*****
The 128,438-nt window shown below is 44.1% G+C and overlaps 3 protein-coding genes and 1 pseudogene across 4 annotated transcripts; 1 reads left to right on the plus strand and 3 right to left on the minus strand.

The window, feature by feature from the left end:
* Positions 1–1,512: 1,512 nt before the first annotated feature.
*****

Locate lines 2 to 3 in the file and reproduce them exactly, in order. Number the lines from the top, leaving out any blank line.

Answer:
The window, feature by feature from the left end:
* Positions 1–1,512: 1,512 nt before the first annotated feature.